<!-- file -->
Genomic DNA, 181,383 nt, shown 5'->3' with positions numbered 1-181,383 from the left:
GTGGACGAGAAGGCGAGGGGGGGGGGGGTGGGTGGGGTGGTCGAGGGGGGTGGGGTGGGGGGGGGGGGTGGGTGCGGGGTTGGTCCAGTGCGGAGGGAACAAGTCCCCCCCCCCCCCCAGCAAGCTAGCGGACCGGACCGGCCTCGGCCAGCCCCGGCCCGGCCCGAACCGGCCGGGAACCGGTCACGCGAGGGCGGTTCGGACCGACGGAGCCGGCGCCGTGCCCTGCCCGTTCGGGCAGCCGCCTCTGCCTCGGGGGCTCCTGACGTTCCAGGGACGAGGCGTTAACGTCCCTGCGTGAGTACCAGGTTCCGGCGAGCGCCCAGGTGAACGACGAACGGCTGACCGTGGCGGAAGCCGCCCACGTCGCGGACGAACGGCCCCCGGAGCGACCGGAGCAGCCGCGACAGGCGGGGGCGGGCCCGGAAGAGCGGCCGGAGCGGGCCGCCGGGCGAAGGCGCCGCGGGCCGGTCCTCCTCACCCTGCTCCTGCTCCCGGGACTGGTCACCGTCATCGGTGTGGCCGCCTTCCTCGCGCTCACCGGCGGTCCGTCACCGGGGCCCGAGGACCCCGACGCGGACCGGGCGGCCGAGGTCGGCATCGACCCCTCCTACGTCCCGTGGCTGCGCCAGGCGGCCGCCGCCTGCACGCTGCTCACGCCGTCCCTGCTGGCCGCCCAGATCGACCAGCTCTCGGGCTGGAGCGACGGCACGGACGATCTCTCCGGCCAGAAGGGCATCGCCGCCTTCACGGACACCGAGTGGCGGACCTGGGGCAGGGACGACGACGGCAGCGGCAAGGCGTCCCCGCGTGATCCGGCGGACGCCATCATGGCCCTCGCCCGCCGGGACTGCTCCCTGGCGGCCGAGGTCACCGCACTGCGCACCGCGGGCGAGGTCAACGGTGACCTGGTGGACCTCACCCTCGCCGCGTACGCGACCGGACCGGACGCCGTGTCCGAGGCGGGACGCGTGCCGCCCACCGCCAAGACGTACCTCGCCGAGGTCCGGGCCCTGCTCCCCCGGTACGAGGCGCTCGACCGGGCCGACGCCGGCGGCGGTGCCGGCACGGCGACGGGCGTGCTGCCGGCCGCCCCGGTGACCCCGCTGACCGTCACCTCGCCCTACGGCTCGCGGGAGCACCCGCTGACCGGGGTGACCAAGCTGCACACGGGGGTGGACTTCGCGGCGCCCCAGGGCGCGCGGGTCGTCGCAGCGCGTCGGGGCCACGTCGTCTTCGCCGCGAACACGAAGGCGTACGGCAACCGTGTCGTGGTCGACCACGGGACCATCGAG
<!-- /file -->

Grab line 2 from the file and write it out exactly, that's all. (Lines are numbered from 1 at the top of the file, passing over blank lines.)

GTGGACGAGAAGGCGAGGGGGGGGGGGGTGGGTGGGGTGGTCGAGGGGGGTGGGGTGGGGGGGGGGGGTGGGTGCGGGGTTGGTCCAGTGCGGAGGGAACAAGTCCCCCCCCCCCCCCAGCAAGCTAGCGGACCGGACCGGCCTCGGCCAGCCCCGGCCCGGCCCGAACCGGCCGGGAACCGGTCACGCGAGGGCGGTTCGGACCGACGGAGCCGGCGCCGTGCCCTGCCCGTTCGGGCAGCCGCCTCTGCCTCGGGGGCTCCTGACGTTCCAGGGACGAGGCGTTAACGTCCCTGCGTGAGTACCAGGTTCCGGCGAGCGCCCAGGTGAACGACGAACGGCTGACCGTGGCGGAAGCCGCCCACGTCGCGGACGAACGGCCCCCGGAGCGACCGGAGCAGCCGCGACAGGCGGGGGCGGGCCCGGAAGAGCGGCCGGAGCGGGCCGCCGGGCGAAGGCGCCGCGGGCCGGTCCTCCTCACCCTGCTCCTGCTCCCGGGACTGGTCACCGTCATCGGTGTGGCCGCCTTCCTCGCGCTCACCGGCGGTCCGTCACCGGGGCCCGAGGACCCCGACGCGGACCGGGCGGCCGAGGTCGGCATCGACCCCTCCTACGTCCCGTGGCTGCGCCAGGCGGCCGCCGCCTGCACGCTGCTCACGCCGTCCCTGCTGGCCGCCCAGATCGACCAGCTCTCGGGCTGGAGCGACGGCACGGACGATCTCTCCGGCCAGAAGGGCATCGCCGCCTTCACGGACACCGAGTGGCGGACCTGGGGCAGGGACGACGACGGCAGCGGCAAGGCGTCCCCGCGTGATCCGGCGGACGCCATCATGGCCCTCGCCCGCCGGGACTGCTCCCTGGCGGCCGAGGTCACCGCACTGCGCACCGCGGGCGAGGTCAACGGTGACCTGGTGGACCTCACCCTCGCCGCGTACGCGACCGGACCGGACGCCGTGTCCGAGGCGGGACGCGTGCCGCCCACCGCCAAGACGTACCTCGCCGAGGTCCGGGCCCTGCTCCCCCGGTACGAGGCGCTCGACCGGGCCGACGCCGGCGGCGGTGCCGGCACGGCGACGGGCGTGCTGCCGGCCGCCCCGGTGACCCCGCTGACCGTCACCTCGCCCTACGGCTCGCGGGAGCACCCGCTGACCGGGGTGACCAAGCTGCACACGGGGGTGGACTTCGCGGCGCCCCAGGGCGCGCGGGTCGTCGCAGCGCGTCGGGGCCACGTCGTCTTCGCCGCGAACACGAAGGCGTACGGCAACCGTGTCGTGGTCGACCACGGGACCATCGAG